Indian airline Go First has officially filed for bankruptcy blaming ‘faulty’ Pratt & Whitney engines for the grounding of about half its fleet.
Go First’s total debt to financial creditors was US $798 million as of April 28, it said in a bankruptcy filing with the National Company Law Tribunal.
Go First said in a statement its filing followed a refusal by Pratt & Whitney, the exclusive engine supplier for the airline’s Airbus A320neo aircraft fleet.
The company “had to take this step due to the ever-increasing number of failing engines supplied by Pratt & Whitney,” Go First said in a statement.
Go First said that the problem forced it to ground 25 aircraft – about half of its fleet of Airbus A320neo planes – which caused around $1.3bn in lost revenue and expenses.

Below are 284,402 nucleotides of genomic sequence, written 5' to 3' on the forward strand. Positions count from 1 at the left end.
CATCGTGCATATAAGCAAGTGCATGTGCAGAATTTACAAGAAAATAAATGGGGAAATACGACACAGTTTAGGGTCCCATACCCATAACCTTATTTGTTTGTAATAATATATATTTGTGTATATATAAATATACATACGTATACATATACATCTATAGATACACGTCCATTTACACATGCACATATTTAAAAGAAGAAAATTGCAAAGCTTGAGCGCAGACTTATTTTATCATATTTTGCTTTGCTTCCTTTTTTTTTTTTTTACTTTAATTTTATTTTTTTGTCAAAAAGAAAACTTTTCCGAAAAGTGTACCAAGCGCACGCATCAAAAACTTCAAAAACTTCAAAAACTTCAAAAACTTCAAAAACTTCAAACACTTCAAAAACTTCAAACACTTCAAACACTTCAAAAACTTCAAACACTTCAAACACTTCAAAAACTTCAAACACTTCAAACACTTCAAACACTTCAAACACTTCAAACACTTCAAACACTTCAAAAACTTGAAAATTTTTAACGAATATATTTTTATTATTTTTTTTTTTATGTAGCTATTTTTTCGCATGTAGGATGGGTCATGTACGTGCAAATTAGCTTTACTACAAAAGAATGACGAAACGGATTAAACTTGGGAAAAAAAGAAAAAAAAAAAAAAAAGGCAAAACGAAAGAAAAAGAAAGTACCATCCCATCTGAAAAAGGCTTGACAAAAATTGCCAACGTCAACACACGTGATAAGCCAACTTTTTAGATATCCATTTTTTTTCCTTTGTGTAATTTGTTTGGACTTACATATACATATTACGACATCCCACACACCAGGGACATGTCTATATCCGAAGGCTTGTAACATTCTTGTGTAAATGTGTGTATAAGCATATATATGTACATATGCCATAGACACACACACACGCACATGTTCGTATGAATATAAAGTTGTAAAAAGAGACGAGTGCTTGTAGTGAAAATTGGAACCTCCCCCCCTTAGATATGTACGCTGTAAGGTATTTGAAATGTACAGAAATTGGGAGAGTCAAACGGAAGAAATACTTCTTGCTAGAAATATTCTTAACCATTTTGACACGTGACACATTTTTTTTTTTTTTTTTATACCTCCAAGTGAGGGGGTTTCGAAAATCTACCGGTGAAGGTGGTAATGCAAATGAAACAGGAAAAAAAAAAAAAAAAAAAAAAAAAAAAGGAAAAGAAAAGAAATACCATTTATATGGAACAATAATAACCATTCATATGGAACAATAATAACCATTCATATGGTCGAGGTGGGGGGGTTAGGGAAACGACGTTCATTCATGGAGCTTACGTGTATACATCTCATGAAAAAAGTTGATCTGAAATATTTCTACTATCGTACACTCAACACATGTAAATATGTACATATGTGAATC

The airline also accused Pratt & Whitney of not following an order by an emergency arbitrator, which included supplying “at least 10 serviceable spare leased engines by 27 April 2023”.
In response, Pratt & Whitney said it was “complying with the March 2023 arbitration ruling” and it cannot comment further as “this is now a matter of litigation.”
India’s Civil Aviation Minister Jyotiraditya Scindia said: “The government of India has been assisting the airline in every possible manner.”